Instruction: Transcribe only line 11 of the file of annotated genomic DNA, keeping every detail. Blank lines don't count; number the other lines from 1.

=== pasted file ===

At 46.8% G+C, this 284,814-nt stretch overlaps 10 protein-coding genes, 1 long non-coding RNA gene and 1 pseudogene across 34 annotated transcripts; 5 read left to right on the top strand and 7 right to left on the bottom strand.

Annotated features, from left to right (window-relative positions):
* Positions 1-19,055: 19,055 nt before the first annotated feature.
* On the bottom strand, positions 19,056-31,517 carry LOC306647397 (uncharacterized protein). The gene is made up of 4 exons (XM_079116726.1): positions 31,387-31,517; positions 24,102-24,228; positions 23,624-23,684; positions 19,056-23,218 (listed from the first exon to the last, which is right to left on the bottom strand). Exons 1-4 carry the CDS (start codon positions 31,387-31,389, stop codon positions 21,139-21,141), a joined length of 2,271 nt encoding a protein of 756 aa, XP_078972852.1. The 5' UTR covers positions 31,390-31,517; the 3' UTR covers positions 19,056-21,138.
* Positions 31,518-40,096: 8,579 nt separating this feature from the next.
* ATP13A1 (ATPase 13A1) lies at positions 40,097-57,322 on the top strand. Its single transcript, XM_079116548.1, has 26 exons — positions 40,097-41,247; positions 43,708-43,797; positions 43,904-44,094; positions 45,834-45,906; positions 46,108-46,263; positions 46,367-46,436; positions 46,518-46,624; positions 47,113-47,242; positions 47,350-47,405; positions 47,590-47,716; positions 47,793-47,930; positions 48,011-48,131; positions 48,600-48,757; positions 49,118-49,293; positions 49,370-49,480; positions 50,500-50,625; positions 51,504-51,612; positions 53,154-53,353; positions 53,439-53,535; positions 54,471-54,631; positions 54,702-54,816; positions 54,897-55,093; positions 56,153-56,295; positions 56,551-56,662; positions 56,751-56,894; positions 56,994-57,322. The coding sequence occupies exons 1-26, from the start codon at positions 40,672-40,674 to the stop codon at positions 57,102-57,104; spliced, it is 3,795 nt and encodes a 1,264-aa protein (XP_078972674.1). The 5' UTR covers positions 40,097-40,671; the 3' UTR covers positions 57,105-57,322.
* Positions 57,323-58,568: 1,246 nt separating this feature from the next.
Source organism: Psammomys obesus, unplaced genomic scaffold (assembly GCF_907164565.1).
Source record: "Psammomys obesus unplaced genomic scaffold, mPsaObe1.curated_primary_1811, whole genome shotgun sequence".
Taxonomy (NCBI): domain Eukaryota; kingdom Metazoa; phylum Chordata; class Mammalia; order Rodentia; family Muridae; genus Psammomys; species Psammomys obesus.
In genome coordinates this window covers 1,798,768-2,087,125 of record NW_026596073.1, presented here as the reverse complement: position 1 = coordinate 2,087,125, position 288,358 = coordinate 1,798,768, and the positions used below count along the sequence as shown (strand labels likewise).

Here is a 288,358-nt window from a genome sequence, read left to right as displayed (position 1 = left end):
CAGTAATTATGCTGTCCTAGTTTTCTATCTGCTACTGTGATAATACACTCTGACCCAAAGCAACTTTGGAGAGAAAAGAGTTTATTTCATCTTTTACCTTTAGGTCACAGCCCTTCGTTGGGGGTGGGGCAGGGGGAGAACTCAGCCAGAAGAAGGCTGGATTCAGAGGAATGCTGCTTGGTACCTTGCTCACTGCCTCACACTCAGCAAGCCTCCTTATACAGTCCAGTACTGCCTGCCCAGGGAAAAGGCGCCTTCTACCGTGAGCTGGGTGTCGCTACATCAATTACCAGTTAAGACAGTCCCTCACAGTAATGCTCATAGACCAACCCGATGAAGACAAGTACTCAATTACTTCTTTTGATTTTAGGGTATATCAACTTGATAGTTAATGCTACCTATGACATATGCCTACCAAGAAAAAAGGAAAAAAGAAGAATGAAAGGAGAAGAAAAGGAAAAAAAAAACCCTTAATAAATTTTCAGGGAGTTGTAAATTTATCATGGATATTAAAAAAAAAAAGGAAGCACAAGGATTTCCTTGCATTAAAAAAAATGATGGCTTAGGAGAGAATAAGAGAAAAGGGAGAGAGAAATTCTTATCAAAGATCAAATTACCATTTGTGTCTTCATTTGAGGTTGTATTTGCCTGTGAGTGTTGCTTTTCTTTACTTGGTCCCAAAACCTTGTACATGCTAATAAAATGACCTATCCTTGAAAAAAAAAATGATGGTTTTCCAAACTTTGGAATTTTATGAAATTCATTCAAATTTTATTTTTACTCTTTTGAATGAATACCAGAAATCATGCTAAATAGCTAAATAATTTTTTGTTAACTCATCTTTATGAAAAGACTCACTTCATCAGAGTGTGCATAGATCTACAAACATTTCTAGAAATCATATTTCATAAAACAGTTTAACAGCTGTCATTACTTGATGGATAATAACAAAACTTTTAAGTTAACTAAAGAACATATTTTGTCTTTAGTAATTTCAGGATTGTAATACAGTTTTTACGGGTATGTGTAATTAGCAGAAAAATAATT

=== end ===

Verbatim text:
In genome coordinates this window covers 1,798,768-2,087,125 of record NW_026596073.1, presented here as the reverse complement: position 1 = coordinate 2,087,125, position 288,358 = coordinate 1,798,768, and the positions used below count along the sequence as shown (strand labels likewise).